Professional poster presentations were made at:
- The National Sustainable ASgriculture Conference, 2002
- The Southern Region SARE-PDP and SAWG Annual Conference, 2001, 2002
- The Kentucky Governor's Conference on Agriculture Marketing, 2003
- The National Risk Management Education Conference, 2003
- Numerous county extension meetings and state extension conferences (at least 25)
- The Kentucky Biennial State Conference, 2001 and 2003

Professional presentations were made at:
- The National Risk Management Education Conference, 2003
- The Southern Region Program Leadership Network (PLN), 2003
- The National Extension Directors and Administrators Conference, 2002
- The USDA Risk Management Outreach Conference, 2003
- The Project Recipient's USDA Risk Management Agency Conferences - 2003, 2004
- The National USDA Small Farmer Outreach Conference, 2001

Outcomes and impacts:

Success stories:
- Kentucky’’s House Bill 391 was passed to provide a system for home based processing and
local food marketing.
- The Partners for Family Farms was formed to influence and expand local food initiatives, local food marketing systems, and value-added local meat marketing. Partners include farmers,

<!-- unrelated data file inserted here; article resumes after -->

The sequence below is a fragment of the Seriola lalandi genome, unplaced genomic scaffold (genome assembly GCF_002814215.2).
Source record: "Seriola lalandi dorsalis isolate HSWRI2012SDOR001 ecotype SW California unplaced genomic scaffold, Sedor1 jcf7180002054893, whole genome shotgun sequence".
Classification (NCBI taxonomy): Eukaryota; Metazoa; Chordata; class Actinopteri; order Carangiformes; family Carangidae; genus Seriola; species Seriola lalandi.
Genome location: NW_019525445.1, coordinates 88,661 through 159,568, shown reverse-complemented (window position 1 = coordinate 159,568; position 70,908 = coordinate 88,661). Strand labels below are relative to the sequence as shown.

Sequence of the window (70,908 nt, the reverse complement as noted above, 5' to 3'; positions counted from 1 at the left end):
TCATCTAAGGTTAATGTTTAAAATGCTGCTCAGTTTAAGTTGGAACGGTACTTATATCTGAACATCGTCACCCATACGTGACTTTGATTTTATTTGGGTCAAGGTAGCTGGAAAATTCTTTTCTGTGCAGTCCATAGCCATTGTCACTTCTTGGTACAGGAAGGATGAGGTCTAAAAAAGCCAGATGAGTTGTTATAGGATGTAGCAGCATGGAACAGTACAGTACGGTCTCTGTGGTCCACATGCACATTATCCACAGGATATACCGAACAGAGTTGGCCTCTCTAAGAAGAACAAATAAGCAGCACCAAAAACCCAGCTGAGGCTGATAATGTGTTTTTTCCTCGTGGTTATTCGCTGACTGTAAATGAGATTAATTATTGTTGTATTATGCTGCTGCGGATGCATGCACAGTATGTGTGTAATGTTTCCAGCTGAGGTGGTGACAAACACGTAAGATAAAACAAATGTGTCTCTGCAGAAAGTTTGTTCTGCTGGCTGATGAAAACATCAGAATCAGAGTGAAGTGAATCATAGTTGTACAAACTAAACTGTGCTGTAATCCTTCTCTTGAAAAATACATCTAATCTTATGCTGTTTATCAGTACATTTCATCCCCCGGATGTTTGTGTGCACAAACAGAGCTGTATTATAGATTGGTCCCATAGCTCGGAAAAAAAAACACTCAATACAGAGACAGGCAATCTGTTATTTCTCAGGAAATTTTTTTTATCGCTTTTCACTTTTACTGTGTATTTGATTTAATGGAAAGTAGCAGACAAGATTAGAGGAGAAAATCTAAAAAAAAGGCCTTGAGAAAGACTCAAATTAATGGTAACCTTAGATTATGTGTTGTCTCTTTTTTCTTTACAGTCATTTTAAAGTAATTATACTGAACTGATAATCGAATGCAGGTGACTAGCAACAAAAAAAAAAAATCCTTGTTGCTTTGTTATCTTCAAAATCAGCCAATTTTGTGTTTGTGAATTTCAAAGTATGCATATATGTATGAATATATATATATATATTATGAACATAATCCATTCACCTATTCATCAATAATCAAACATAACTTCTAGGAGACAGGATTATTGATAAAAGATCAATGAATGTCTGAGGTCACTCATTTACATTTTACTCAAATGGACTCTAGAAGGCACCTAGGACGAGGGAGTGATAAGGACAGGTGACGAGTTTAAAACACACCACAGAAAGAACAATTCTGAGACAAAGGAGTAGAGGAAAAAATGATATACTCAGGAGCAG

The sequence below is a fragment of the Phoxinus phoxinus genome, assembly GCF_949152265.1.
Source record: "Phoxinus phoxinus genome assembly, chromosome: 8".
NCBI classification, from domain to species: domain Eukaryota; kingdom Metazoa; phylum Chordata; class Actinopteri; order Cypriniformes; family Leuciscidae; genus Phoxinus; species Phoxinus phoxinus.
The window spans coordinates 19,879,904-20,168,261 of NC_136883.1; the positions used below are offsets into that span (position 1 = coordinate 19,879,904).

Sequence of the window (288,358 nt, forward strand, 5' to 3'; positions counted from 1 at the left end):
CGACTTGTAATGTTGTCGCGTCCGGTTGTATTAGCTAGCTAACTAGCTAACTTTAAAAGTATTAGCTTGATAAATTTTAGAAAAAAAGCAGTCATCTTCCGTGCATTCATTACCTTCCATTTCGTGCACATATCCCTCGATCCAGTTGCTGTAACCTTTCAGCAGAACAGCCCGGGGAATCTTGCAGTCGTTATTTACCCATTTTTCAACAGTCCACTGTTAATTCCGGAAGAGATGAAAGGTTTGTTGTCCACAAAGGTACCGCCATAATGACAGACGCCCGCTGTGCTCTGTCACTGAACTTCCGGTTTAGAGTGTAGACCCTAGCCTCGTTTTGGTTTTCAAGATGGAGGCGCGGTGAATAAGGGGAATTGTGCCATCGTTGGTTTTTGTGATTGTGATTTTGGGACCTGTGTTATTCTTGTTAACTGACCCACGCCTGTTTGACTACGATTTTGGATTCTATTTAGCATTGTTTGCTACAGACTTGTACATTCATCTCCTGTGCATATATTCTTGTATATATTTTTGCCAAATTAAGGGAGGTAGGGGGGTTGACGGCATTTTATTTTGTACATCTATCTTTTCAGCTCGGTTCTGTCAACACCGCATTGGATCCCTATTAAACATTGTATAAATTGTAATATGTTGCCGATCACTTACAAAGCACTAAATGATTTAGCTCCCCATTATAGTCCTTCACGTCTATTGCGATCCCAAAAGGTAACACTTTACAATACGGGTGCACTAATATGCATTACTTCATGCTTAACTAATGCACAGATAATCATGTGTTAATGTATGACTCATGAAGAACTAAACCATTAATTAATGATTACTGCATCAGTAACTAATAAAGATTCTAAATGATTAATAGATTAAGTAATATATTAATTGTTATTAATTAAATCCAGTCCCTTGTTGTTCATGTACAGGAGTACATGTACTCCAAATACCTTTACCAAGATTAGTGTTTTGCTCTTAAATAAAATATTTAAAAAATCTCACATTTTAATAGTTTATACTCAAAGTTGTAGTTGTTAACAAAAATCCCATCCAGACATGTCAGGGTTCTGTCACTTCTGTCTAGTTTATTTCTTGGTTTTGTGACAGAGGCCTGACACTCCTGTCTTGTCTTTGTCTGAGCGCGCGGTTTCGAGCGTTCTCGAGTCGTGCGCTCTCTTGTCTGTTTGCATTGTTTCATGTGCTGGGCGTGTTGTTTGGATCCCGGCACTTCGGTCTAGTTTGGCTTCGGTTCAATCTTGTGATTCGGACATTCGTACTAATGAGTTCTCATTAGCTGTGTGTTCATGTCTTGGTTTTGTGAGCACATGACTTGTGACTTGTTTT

consumers, the League of Urban Cities, the Kentucky Departments of Agriculture and Health and Human Services, the University of Kentucky, Kentucky State University, Berea College, and
Heifer Project, Intl.
- The Organic Kentucky Producers Association, an African American operated c.s.a., was formed.
These eight families sell organic foods over a 70 mile area. Three members are now qualified as
"train-the-trainers" in organic agriculture and have presented their c.s.a. as a model at the
Southern and Northeast SAWG Annual Meetings.
- Kentucky State University through its farmer outreach programs has the largest annual
delegation to the Southern Sustainable Agriculture Workers Conference.
- Extension agents and small farm assistants indicate an increased knowledge of sustainable
agriculture, increased numbers of organic and reduced input production systems, increased